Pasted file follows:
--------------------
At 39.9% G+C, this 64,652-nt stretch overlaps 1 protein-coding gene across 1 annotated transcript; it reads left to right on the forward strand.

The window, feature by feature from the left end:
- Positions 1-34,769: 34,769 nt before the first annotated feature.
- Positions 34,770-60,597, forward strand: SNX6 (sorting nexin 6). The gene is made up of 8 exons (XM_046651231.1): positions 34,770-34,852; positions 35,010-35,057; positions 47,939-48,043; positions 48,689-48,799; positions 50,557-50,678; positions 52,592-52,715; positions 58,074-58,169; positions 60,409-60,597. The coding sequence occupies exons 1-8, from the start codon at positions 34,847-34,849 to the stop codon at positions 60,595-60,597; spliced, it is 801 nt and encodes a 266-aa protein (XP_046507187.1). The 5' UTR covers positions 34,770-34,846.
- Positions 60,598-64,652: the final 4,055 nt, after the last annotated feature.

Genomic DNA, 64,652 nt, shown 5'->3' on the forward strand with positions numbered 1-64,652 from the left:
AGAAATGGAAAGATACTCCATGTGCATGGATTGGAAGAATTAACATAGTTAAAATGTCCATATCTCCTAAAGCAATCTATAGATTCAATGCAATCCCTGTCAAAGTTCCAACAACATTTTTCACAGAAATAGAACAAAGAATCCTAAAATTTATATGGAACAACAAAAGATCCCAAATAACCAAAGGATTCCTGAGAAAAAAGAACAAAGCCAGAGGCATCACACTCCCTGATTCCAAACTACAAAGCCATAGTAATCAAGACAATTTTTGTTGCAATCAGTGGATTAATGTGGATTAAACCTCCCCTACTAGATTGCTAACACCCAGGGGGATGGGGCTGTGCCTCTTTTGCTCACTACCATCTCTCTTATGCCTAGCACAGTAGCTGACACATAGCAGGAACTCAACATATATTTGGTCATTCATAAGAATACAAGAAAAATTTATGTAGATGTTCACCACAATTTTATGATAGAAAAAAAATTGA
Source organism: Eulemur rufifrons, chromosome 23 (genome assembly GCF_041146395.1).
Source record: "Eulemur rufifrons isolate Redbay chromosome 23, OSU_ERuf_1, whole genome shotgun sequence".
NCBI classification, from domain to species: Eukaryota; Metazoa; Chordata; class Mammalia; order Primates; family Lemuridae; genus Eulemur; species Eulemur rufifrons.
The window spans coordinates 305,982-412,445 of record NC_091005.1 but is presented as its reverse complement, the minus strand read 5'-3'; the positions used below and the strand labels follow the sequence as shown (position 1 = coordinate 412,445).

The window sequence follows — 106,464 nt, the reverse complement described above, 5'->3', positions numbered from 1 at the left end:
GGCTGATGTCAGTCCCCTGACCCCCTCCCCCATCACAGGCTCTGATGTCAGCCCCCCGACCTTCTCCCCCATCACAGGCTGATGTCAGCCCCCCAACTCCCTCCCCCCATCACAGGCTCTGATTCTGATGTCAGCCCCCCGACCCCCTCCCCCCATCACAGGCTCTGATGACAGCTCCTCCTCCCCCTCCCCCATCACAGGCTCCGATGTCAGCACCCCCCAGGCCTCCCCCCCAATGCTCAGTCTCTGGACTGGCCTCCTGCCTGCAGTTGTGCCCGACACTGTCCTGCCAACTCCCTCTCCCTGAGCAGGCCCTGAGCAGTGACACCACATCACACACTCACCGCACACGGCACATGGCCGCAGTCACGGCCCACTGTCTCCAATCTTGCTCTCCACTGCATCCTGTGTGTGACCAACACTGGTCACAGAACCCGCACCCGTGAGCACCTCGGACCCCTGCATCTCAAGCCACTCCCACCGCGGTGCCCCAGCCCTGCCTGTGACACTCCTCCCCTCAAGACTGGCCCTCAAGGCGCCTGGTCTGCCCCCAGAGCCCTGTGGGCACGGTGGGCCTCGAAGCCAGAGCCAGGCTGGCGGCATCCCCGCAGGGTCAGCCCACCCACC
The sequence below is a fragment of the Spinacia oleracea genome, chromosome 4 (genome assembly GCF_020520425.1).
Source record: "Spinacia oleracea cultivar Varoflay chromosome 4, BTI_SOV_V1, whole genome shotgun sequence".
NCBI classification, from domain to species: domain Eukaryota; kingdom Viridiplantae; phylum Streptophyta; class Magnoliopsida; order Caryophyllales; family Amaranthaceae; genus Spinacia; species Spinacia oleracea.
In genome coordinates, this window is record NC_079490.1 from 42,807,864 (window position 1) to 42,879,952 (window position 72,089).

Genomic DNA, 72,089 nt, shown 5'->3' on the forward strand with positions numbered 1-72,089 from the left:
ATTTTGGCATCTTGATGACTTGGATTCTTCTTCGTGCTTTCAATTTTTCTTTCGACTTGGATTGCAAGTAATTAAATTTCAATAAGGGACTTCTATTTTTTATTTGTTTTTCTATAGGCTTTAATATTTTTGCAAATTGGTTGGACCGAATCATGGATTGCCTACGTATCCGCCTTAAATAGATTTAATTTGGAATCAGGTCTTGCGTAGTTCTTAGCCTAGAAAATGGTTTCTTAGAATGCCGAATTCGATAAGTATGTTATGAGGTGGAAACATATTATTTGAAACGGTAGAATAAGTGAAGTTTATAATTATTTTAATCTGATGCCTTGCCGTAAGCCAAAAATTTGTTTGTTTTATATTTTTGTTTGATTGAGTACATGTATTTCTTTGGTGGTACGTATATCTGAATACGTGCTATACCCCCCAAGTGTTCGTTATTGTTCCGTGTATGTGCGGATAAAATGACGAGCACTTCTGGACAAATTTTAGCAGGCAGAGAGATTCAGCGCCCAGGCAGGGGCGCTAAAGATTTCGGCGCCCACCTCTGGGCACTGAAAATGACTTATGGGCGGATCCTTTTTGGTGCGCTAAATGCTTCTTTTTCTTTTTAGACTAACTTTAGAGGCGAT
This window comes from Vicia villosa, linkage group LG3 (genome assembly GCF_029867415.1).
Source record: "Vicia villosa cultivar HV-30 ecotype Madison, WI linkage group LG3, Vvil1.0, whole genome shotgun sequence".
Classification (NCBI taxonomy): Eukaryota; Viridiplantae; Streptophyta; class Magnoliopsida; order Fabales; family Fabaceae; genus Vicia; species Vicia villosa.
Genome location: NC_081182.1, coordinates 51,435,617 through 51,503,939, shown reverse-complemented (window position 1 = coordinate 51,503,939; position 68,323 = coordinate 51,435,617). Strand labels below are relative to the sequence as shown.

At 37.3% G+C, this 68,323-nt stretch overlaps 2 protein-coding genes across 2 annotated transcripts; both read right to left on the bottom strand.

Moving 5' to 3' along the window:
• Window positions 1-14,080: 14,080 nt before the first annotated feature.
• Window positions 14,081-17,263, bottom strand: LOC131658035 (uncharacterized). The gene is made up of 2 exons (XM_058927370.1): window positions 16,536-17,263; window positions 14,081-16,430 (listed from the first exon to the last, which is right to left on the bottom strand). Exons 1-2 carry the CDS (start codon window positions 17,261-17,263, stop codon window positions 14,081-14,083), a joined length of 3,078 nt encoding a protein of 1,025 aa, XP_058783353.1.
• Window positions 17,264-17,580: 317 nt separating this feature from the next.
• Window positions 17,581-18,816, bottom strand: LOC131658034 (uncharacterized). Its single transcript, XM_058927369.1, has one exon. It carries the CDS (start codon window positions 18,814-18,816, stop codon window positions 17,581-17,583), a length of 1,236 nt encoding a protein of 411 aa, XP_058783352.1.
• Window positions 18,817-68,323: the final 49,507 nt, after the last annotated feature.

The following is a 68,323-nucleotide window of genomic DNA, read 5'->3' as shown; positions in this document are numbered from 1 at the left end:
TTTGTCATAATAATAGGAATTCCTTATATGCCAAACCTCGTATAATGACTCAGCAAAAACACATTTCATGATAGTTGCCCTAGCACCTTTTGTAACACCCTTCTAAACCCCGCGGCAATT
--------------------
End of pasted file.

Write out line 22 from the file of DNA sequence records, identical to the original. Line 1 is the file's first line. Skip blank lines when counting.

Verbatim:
Classification (NCBI taxonomy): Eukaryota; Viridiplantae; Streptophyta; class Magnoliopsida; order Fabales; family Fabaceae; genus Vicia; species Vicia villosa.